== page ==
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Mental Health Treatment Seen as Solution to Meth Spike in MN

In Minnesota, state authorities say more than 1,700 pounds of meth was seized by police last year, a nearly 50% increase over 2018. (Adobe Stock).
In Minnesota, state authorities say more than 1,700 pounds of meth was seized by police last year, a nearly 50% increase over 2018. (Adobe Stock).
February 13, 2020

ST. PAUL, Minn. -- Minnesota is seeing an increase in methamphetamine activity, a drug that was viewed as a major problem 20 years ago.

A research group says boosting access to mental health care might stop the drug's comeback.

The opioid crisis has commanded the attention of law enforcement and policymakers. But in states such as Minnesota, authorities also are having to combat the demand for meth.

The Department of Public Safety says it has seen a more than 600% increase in seizures of meth over the past five years.

Marnie Werner, president of the Center for Rural Policy and Development, says the problem is being felt in rural areas.

"It's high in the northern part of the state and then it gradually gets lower until you get to southern Minnesota, where it is still an issue," she states. "Law enforcement people around here where I am in Mankato tell me that what they seize is, by and large, meth."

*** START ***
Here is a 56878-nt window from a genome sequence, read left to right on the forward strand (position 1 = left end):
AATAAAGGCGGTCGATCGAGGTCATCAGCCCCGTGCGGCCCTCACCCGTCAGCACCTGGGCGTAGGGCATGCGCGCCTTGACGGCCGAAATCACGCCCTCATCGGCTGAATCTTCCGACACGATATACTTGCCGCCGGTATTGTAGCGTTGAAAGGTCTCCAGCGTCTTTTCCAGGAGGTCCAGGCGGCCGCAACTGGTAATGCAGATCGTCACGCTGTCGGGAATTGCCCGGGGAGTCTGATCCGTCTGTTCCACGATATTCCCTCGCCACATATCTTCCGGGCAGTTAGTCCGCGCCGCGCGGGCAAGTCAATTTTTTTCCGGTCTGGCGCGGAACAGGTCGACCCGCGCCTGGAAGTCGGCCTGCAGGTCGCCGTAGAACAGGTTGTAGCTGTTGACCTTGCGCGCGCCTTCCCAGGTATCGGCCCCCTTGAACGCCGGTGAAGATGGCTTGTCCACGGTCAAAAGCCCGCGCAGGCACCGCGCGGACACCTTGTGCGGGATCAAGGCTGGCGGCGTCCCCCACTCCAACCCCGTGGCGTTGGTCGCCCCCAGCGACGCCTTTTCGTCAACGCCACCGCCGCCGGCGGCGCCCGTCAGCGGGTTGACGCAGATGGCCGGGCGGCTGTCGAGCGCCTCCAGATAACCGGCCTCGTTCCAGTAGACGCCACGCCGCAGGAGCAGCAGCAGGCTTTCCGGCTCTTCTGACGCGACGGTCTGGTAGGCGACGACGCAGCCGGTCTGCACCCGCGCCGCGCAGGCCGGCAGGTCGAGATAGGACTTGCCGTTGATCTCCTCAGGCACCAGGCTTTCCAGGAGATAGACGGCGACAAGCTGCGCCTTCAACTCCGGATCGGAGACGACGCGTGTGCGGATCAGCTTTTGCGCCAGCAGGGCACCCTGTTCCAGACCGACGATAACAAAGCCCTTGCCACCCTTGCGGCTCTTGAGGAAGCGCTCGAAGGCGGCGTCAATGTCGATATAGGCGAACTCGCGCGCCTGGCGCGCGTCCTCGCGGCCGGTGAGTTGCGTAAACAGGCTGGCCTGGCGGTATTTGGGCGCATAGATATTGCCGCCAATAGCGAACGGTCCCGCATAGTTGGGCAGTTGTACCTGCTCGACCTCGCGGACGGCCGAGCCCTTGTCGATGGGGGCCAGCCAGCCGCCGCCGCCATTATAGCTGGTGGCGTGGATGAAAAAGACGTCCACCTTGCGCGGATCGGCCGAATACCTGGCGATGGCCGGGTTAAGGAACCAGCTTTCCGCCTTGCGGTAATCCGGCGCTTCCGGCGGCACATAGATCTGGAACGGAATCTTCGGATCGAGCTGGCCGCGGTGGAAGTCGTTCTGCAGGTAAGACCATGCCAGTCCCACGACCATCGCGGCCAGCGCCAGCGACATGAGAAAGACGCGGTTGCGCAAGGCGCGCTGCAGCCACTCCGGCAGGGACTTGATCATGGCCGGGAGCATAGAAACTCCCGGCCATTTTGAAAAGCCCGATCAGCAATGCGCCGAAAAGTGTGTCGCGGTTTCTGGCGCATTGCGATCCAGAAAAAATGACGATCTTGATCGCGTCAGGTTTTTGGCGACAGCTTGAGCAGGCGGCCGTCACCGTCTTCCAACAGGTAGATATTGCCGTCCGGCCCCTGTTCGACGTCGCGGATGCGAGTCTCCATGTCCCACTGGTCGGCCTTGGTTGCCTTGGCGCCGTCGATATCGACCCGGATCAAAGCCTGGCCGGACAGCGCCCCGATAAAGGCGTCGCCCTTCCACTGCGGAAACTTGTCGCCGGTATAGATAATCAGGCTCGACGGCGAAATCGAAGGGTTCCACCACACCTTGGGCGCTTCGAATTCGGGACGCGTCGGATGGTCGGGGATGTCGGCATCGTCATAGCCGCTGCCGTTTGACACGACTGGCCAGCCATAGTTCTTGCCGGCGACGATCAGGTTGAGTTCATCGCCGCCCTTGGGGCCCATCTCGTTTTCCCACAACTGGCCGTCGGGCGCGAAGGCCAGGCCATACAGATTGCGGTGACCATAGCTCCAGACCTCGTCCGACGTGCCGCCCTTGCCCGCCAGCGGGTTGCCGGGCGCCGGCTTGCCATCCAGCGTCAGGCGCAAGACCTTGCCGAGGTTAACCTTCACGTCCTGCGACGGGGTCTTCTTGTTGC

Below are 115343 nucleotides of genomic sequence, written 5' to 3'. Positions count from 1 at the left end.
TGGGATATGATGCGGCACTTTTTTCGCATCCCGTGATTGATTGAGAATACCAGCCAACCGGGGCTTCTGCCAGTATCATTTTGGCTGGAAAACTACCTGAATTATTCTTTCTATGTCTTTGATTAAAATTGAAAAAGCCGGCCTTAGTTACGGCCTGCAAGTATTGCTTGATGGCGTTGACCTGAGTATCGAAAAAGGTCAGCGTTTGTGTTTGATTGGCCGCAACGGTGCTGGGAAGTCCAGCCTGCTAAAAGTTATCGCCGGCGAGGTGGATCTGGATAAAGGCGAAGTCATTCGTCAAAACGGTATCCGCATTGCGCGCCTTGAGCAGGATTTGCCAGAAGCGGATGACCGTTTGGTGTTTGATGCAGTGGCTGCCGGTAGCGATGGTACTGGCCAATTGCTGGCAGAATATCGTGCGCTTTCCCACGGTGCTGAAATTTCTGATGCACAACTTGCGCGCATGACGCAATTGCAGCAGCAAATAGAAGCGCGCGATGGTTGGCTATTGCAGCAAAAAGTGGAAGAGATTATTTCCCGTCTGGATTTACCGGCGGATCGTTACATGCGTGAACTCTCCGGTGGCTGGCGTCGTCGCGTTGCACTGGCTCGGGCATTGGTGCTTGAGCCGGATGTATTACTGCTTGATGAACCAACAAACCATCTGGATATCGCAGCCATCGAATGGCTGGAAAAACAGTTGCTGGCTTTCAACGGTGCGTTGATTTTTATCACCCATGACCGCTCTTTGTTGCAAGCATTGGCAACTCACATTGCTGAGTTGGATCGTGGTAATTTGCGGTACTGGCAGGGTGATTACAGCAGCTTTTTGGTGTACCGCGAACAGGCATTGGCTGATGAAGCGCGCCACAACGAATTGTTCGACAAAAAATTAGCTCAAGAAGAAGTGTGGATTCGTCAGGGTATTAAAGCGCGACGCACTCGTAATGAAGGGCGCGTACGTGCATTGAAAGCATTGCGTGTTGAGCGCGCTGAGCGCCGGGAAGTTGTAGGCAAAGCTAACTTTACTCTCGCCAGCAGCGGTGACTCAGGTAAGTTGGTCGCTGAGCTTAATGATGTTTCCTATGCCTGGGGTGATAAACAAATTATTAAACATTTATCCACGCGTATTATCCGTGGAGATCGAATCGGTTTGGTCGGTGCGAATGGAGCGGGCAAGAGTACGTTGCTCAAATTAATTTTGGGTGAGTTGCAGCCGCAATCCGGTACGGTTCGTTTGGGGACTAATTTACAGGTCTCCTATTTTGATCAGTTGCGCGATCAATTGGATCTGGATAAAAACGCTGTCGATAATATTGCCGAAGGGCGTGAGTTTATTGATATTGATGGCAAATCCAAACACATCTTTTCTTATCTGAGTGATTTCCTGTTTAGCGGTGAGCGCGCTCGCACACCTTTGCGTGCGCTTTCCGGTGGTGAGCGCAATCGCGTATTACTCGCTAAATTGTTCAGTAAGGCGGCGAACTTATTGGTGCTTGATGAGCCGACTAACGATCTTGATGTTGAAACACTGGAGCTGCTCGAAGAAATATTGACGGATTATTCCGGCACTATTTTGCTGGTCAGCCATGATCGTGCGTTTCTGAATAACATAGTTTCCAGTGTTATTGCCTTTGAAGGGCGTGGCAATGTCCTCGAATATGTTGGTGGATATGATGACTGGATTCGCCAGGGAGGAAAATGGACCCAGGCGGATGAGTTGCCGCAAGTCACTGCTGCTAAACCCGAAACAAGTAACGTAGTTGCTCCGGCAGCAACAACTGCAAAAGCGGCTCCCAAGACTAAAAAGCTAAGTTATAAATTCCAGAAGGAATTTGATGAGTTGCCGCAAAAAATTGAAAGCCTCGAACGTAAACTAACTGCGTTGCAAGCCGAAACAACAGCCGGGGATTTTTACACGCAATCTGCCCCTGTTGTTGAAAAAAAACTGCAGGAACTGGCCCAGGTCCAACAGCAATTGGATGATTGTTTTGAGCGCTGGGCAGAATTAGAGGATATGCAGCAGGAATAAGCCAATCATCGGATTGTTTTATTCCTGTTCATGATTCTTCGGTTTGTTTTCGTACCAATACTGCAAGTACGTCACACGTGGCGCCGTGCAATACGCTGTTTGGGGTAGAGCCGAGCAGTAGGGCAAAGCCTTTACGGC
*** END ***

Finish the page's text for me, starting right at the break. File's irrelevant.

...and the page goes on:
Werner says unlike the previous meth wave, when homemade labs drove the market, suppliers from Mexico are funneling the drug here.

She says because today's meth is cheaper and easier to get, more people might be using it as a coping mechanism if they're having trouble accessing needed care, such as mental health treatment. She says more resources in that area might help to reduce demand for meth.

Werner says various agencies and organizations have put a bigger spotlight on mental health issues, but she says there's still a gap in rural Minnesota.

"There's just a serious shortage everywhere of health care professionals, particularly in mental health and drug treatment," she states.

According to data from the Minnesota Department of Health, 80% of Minnesota counties qualify as areas seeing a shortage of mental health professionals. The agency also says many providers in rural areas are older and closer to retirement.

Mike Moen, Public News Service - MN